Step 1: Multiply the hourly wage by the number of hours worked per week.

The first step in converting an hourly wage to an annual salary is to multiply the hourly wage rate by the number of hours worked each week. If the employee typically earns overtime, include this as well.

Let’s say they make $22 per hour and work 40 hours every week.

Weekly Pay: $22 hours x 40 hours = $880 weekly pay

Step 2: Multiply weekly pay by the number of weeks worked in a year.

Once you have the weekly pay, multiply the weekly pay by the number of weeks worked in a year. There are 52 weeks in a year. However, if you know the employee will not work a given week, don’t include it.

Assume the employee worked 50 weeks a year.

Yearly Wages: $880 x 50 weeks = $44,000 yearly salary

In this example, the employee would make $44,000 a year.

Converting Annual Salary into an Hourly Wage

Step 1: Divide your annual salary by 52 weeks.

First, divide your annual salary by the number of weeks in a year: 52.

Assume your salary is $50,000 a year.

Weekly Pay: $50,000 / 52 weeks = $961.54

Step 2: Divide your weekly pay by how many hours you actually work per week.

Even though full-time jobs are supposed to be 40 hours a week, salaried employees often work more than that. Let’s assume you work 55 hours a week.

Hourly Wages: $961.54 / 55 hours = $17.48 per hour.

In this case, your hourly wage would be $17.48 per hour. This example shows why calculating your hourly rate can be disappointing. Employees often don’t realize how working more than 40 hours a week reduces their hourly wage rate.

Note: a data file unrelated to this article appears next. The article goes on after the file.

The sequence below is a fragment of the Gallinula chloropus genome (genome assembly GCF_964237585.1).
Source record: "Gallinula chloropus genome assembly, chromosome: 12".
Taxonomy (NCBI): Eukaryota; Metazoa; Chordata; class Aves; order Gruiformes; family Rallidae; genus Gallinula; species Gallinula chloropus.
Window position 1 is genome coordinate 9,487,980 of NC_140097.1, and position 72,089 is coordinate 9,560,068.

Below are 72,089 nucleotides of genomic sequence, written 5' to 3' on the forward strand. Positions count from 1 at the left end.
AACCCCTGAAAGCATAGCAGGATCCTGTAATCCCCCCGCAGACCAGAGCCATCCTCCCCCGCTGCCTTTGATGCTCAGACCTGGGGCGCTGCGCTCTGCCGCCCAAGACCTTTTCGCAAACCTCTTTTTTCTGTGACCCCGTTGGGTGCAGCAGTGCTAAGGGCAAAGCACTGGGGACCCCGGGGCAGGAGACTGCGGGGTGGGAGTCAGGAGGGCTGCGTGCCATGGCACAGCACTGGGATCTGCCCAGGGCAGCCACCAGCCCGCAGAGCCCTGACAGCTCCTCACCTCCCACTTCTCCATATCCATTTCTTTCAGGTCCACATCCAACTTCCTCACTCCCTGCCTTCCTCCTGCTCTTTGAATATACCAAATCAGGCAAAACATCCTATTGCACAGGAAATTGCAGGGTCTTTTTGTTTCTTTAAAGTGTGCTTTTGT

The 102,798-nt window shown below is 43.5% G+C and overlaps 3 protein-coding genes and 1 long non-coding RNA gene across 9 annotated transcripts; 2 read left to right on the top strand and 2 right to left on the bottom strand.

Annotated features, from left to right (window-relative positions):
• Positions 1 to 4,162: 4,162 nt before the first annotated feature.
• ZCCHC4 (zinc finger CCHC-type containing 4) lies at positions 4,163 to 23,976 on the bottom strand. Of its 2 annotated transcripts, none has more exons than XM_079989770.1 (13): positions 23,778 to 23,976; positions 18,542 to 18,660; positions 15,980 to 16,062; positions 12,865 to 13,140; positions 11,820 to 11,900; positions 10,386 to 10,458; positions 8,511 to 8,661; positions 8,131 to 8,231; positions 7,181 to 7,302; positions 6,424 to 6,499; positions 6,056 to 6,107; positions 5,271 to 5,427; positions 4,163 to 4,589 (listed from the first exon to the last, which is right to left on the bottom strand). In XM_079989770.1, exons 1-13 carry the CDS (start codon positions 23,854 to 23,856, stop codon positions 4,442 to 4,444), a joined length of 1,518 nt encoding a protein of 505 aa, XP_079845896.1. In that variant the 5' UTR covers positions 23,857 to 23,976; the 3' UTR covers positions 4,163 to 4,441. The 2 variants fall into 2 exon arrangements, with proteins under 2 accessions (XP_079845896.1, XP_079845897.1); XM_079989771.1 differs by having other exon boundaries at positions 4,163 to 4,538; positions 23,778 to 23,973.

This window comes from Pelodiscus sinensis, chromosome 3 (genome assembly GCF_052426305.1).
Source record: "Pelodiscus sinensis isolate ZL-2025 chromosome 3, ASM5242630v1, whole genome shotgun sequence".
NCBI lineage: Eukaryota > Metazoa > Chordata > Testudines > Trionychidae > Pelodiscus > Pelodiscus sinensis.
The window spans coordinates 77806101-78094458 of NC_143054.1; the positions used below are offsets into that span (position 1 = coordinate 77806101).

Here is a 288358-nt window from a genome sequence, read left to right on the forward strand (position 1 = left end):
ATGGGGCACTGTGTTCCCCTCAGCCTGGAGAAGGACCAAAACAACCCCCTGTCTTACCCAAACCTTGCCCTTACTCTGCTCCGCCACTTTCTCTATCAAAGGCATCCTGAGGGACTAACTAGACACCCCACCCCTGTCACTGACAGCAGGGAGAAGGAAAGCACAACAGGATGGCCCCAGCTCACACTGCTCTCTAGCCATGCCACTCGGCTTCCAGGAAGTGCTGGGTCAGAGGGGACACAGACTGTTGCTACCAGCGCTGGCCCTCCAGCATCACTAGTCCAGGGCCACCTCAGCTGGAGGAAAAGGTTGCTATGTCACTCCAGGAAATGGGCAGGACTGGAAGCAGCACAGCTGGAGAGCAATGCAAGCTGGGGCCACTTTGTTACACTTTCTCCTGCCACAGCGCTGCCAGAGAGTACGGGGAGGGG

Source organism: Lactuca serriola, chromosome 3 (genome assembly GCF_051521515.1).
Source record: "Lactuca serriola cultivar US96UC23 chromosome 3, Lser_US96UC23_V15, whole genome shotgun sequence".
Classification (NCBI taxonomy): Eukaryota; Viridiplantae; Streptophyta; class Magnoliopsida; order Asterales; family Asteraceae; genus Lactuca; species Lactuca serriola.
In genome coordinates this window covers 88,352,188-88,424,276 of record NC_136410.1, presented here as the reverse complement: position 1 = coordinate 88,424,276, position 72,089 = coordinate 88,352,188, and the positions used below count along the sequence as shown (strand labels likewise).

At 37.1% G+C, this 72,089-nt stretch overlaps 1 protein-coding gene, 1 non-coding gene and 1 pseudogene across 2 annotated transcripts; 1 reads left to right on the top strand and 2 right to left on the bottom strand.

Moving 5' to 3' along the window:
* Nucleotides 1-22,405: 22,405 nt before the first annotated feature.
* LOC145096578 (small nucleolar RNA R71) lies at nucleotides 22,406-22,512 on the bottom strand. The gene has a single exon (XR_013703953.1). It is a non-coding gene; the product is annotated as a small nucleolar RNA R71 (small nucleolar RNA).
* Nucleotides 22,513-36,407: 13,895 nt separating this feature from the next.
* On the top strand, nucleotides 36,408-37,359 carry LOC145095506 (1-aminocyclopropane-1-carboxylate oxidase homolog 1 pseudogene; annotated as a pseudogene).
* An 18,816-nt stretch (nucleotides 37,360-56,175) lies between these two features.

Questions You’ve Asked Us About Hourly Wages

What is the average hourly wage?
Average hourly wages vary by industry and state. However, you can find national average hourly and weekly earnings by industry on the Bureau of Labor Statistics’ Economic News Release, Table B-3.
What laws affect hourly wages?
The most comprehensive wage-and-hour law is the Fair Labor Standards Act (FLSA). However, almost all states have passed state laws that further regulate hourly wages. Also, if your company is receiving certain funds from the state or federal government, you might be subject to prevailing wage laws, including the Davis-Bacon Act, the McNamara-O-Hara Service Contract Act, or the Walsh-Healey Public Contracts Act.
Natasha Wiebusch

Natasha Wiebusch

Natasha is a writer and former labor and employment attorney turned HR professional. Her experience as a litigator and HR trainer inspired her to begin writing about anti-discrimination laws in the workplace. As a writer at Eddy HR, she hopes to provide helpful information to both employees and HR professionals who need help navigating the vast world of human resources. When she’s not writing, you might find her cheering on the Green Bay Packers or hiking in the Northwoods of Wisconsin.

Want to contribute to our HR Encyclopedia?

Posts You Might Like

The Top 4 Reasons to Change Your Payroll Provider

The Top 4 Reasons to Change Your Payroll Provider

When it comes to choosing a payroll provider, there is so much more than just running payroll. Unfortunately, many business owners rush to choose the provider without considering many alternatives. Learn more about the four reasons you should consider making a change.

Read More »
What Are Fringe Benefits

What Are Fringe Benefits?

Employee compensation can take many different forms. Most people think of it as the money that ends up in your bank account at the end of a pay period. But for many of us, the fringe benefits we enjoy from our employer play a significant role in our compensation package.

Read More »

Want to join our network of contributing HR professionals?

Scroll to Top

Submit a Question